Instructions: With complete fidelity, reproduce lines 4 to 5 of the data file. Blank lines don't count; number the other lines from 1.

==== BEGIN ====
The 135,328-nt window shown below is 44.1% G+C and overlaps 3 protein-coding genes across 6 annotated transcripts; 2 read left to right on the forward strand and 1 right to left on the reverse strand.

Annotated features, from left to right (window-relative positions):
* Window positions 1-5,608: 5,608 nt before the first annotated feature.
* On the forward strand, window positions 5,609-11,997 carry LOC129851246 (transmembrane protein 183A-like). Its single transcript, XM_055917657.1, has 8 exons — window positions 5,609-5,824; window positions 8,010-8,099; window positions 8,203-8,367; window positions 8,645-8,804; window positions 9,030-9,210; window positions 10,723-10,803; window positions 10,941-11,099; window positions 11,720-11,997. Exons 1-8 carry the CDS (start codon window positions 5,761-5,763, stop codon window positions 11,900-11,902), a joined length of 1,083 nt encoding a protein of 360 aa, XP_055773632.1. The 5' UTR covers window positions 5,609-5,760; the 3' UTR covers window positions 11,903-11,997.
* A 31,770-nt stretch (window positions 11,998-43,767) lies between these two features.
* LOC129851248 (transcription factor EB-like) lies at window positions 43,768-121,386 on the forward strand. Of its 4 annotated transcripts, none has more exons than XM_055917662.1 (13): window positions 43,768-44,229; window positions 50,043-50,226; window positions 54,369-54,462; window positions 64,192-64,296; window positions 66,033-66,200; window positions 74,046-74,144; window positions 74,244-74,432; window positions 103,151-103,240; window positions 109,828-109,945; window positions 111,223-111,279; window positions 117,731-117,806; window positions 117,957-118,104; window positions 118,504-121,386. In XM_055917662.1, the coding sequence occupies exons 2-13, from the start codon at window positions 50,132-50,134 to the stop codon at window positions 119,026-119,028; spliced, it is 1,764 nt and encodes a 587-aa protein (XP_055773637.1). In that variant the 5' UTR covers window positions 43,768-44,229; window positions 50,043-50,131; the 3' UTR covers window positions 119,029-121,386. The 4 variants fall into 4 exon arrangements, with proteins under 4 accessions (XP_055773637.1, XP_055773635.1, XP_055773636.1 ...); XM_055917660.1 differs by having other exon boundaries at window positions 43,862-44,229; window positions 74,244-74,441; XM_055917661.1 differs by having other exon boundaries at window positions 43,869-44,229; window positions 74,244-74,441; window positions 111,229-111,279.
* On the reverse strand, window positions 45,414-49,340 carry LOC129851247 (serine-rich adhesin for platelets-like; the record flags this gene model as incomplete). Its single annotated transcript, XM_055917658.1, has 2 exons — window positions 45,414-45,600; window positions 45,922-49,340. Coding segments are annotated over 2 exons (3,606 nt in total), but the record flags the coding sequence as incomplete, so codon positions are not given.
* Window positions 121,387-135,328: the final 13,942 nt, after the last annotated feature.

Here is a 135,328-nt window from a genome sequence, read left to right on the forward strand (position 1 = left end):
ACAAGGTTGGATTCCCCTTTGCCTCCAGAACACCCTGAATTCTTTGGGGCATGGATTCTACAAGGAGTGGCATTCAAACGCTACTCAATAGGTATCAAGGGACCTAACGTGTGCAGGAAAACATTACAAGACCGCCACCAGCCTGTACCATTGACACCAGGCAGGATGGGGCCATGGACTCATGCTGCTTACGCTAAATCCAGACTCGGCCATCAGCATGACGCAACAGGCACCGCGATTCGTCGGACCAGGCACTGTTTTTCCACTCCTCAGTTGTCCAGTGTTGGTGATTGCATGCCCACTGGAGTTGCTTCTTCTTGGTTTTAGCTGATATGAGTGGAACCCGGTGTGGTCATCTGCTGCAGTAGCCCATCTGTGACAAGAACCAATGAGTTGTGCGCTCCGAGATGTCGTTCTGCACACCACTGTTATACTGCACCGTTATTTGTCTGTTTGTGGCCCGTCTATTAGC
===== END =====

* On the forward strand, window positions 5,609-11,997 carry LOC129851246 (transmembrane protein 183A-like). Its single transcript, XM_055917657.1, has 8 exons — window positions 5,609-5,824; window positions 8,010-8,099; window positions 8,203-8,367; window positions 8,645-8,804; window positions 9,030-9,210; window positions 10,723-10,803; window positions 10,941-11,099; window positions 11,720-11,997. Exons 1-8 carry the CDS (start codon window positions 5,761-5,763, stop codon window positions 11,900-11,902), a joined length of 1,083 nt encoding a protein of 360 aa, XP_055773632.1. The 5' UTR covers window positions 5,609-5,760; the 3' UTR covers window positions 11,903-11,997.
* A 31,770-nt stretch (window positions 11,998-43,767) lies between these two features.